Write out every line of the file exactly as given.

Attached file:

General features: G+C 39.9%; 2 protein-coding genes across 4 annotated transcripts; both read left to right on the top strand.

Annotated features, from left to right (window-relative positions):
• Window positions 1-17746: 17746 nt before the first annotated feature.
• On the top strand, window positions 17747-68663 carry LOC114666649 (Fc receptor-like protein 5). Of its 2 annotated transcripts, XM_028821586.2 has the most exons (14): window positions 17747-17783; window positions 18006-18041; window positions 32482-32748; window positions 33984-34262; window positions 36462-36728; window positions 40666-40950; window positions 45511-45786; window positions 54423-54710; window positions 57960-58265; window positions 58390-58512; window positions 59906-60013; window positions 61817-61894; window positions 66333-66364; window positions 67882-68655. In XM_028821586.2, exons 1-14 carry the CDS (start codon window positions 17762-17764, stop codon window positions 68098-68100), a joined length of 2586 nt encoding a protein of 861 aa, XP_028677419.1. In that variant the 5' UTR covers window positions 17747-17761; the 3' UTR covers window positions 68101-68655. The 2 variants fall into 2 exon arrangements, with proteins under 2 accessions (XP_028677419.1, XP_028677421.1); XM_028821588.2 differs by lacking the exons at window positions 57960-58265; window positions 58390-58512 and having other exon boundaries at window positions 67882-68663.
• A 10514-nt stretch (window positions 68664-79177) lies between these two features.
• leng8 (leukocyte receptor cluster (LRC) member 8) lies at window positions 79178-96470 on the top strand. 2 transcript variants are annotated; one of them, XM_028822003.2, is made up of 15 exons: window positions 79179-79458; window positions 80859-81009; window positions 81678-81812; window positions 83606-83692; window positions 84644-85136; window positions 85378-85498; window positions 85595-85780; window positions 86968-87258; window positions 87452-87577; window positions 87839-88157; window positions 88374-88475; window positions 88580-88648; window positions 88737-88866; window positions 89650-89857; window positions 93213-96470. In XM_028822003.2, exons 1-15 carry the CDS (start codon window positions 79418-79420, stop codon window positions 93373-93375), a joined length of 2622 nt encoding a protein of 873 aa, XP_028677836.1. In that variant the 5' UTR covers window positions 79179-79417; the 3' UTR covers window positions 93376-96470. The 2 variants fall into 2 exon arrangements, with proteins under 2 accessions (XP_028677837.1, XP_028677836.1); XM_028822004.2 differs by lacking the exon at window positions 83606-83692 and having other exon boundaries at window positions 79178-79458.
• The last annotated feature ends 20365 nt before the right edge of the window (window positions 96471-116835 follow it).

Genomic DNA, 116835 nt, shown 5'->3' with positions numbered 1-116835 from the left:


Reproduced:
General features: G+C 39.9%; 2 protein-coding genes across 4 annotated transcripts; both read left to right on the top strand.

Annotated features, from left to right (window-relative positions):
• Window positions 1-17746: 17746 nt before the first annotated feature.
• On the top strand, window positions 17747-68663 carry LOC114666649 (Fc receptor-like protein 5). Of its 2 annotated transcripts, XM_028821586.2 has the most exons (14): window positions 17747-17783; window positions 18006-18041; window positions 32482-32748; window positions 33984-34262; window positions 36462-36728; window positions 40666-40950; window positions 45511-45786; window positions 54423-54710; window positions 57960-58265; window positions 58390-58512; window positions 59906-60013; window positions 61817-61894; window positions 66333-66364; window positions 67882-68655. In XM_028821586.2, exons 1-14 carry the CDS (start codon window positions 17762-17764, stop codon window positions 68098-68100), a joined length of 2586 nt encoding a protein of 861 aa, XP_028677419.1. In that variant the 5' UTR covers window positions 17747-17761; the 3' UTR covers window positions 68101-68655. The 2 variants fall into 2 exon arrangements, with proteins under 2 accessions (XP_028677419.1, XP_028677421.1); XM_028821588.2 differs by lacking the exons at window positions 57960-58265; window positions 58390-58512 and having other exon boundaries at window positions 67882-68663.
• A 10514-nt stretch (window positions 68664-79177) lies between these two features.
• leng8 (leukocyte receptor cluster (LRC) member 8) lies at window positions 79178-96470 on the top strand. 2 transcript variants are annotated; one of them, XM_028822003.2, is made up of 15 exons: window positions 79179-79458; window positions 80859-81009; window positions 81678-81812; window positions 83606-83692; window positions 84644-85136; window positions 85378-85498; window positions 85595-85780; window positions 86968-87258; window positions 87452-87577; window positions 87839-88157; window positions 88374-88475; window positions 88580-88648; window positions 88737-88866; window positions 89650-89857; window positions 93213-96470. In XM_028822003.2, exons 1-15 carry the CDS (start codon window positions 79418-79420, stop codon window positions 93373-93375), a joined length of 2622 nt encoding a protein of 873 aa, XP_028677836.1. In that variant the 5' UTR covers window positions 79179-79417; the 3' UTR covers window positions 93376-96470. The 2 variants fall into 2 exon arrangements, with proteins under 2 accessions (XP_028677837.1, XP_028677836.1); XM_028822004.2 differs by lacking the exon at window positions 83606-83692 and having other exon boundaries at window positions 79178-79458.
• The last annotated feature ends 20365 nt before the right edge of the window (window positions 96471-116835 follow it).

Genomic DNA, 116835 nt, shown 5'->3' with positions numbered 1-116835 from the left: